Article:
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The Clementines

Album review: The Clementines - The Clementines

(Photo by Elise Del Vecchio at Lighted Stage Photography)

The Kansas City music community continues to thrive and expand, something The Deli KC is happy to support and report on, and this trend continues to build momentum with each passing year and each new album release. And by no means is this a boys-only club, of course; over the past several years there has been no shortage of great female singers in many genres: Abigail Henderson, Lauren Krum, Alicia Solombrino, Julia Haile, Danielle Schnebelen, and Shay Estes, just to name a half-dozen. These ladies can not only rock the mic—they do so fearlessly and effortlessly, providing a presence that is both captivating and unforgettable, and all are members of bands that bring great things to the stage whenever they’re on. There’s another name and another band vying for a place in your record collections, one that has been working the circuit, playing bars and clubs from Lawrence to Columbia and all points in between, and with the release of their full-length self-titled debut, The Clementines are ready for their well-earned time in the spotlight.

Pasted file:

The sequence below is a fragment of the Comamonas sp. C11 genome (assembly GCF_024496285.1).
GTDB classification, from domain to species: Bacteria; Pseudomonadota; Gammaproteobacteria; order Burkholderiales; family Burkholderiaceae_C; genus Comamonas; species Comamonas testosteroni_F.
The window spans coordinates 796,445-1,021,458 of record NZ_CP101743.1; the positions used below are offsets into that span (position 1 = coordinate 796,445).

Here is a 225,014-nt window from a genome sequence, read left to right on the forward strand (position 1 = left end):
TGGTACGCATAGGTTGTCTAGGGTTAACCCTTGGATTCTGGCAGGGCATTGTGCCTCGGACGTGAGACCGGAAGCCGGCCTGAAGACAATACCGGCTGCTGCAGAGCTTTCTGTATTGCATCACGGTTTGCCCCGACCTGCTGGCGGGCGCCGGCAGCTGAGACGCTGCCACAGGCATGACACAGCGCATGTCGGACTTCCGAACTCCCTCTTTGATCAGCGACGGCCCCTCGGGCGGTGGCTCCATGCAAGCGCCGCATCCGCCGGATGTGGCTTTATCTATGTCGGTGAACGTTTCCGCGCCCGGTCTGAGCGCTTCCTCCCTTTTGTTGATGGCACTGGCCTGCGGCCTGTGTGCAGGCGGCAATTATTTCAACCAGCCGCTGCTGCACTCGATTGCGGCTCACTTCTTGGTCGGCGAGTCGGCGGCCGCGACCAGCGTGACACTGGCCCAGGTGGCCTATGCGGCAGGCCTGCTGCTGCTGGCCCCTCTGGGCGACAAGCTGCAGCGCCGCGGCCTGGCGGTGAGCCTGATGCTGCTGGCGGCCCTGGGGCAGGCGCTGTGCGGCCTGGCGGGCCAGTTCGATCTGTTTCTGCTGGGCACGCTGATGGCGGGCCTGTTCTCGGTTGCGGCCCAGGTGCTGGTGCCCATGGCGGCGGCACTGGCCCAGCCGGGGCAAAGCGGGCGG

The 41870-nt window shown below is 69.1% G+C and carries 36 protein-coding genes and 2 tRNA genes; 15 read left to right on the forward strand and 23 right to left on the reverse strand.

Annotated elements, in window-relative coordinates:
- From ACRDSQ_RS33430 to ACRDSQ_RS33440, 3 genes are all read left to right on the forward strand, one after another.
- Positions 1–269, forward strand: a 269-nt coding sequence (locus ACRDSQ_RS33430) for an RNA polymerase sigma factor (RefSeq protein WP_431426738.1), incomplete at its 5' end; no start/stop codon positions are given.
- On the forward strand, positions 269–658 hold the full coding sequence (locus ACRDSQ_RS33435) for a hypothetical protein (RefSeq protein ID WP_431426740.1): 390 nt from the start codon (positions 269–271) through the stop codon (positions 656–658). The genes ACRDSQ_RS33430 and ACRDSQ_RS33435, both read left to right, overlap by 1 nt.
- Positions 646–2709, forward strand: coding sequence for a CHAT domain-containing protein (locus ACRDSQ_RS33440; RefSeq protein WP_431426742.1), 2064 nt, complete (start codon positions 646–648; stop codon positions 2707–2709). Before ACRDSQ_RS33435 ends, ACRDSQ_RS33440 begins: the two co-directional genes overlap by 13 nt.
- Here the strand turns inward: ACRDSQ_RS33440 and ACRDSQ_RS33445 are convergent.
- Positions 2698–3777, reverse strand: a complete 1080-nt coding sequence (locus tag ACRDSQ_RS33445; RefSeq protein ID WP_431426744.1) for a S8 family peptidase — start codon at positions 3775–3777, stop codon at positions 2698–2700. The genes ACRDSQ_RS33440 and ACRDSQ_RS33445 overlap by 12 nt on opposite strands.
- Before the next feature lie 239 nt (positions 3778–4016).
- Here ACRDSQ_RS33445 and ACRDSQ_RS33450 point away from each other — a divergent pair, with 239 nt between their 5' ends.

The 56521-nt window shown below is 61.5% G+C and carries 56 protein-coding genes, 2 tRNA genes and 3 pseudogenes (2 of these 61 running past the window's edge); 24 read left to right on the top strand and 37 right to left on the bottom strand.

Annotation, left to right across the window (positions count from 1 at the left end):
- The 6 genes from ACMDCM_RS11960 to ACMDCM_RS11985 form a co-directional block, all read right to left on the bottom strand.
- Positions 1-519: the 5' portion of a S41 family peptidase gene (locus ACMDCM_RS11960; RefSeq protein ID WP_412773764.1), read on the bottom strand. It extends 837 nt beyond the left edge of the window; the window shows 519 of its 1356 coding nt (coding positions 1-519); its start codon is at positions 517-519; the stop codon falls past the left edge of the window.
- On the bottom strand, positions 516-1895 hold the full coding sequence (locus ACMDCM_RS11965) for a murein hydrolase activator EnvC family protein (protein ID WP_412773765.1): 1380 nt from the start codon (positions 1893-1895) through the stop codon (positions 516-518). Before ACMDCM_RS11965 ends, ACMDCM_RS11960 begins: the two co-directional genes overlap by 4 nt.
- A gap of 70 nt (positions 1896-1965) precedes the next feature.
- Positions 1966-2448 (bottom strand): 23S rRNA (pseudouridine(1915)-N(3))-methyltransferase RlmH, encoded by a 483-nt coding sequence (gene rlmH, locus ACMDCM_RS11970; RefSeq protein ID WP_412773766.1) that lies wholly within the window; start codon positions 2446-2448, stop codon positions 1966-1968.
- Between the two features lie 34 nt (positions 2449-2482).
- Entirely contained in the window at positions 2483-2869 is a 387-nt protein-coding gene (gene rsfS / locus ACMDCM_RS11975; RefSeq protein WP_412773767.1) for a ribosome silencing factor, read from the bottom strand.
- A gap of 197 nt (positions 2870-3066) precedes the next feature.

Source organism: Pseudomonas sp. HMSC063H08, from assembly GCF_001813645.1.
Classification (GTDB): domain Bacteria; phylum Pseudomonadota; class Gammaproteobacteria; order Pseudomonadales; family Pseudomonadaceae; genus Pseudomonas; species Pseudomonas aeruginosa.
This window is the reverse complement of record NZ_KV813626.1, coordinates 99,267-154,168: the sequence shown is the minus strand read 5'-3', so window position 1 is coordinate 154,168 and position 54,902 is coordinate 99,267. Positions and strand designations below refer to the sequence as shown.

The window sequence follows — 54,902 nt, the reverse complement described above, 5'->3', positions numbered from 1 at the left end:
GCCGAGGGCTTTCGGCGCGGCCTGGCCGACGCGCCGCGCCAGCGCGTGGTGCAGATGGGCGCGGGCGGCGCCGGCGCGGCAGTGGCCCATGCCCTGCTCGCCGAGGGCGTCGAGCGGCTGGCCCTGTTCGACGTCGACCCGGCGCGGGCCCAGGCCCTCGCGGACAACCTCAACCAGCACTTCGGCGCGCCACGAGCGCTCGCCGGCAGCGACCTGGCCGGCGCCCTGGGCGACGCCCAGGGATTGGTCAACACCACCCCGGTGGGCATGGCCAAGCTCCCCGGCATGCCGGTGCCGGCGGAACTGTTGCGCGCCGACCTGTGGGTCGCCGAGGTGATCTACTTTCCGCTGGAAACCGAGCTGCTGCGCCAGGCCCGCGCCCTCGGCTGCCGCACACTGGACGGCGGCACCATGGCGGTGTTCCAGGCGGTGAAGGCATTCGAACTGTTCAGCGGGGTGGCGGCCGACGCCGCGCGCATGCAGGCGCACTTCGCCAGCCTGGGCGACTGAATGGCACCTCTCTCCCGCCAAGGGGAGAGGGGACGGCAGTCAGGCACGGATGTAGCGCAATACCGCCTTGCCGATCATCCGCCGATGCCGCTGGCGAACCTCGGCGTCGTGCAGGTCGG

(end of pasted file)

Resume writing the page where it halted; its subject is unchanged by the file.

The Clementines started as a duo in 2011 with founding members Nicole Springer and Tim Jenkins each playing acoustic guitars and using their time to hone their singing and songwriting chops. They added the rhythm section of Stephanie Williams and Travis Earnshaw the next year, a move that gave heft and [if I may use a technical term here] oomph to support the power of Springer’s mighty pipes. And while they may have a lead singer whose voice can turn walls into rubble at any given moment, Springer doesn’t simply lean on her internal volume control switch in an effort to overpower her listeners. In The Clementines you’ll hear a great deal of control and command, as the music calls for presentation that runs from pensive to melancholy to victorious to daring to outright sassy. She’s got all the tools, and like any good carpenter or mechanic, she knows which tools to use and when to use them. No song features a delivery that seems out of place, and no mood is falsely presented.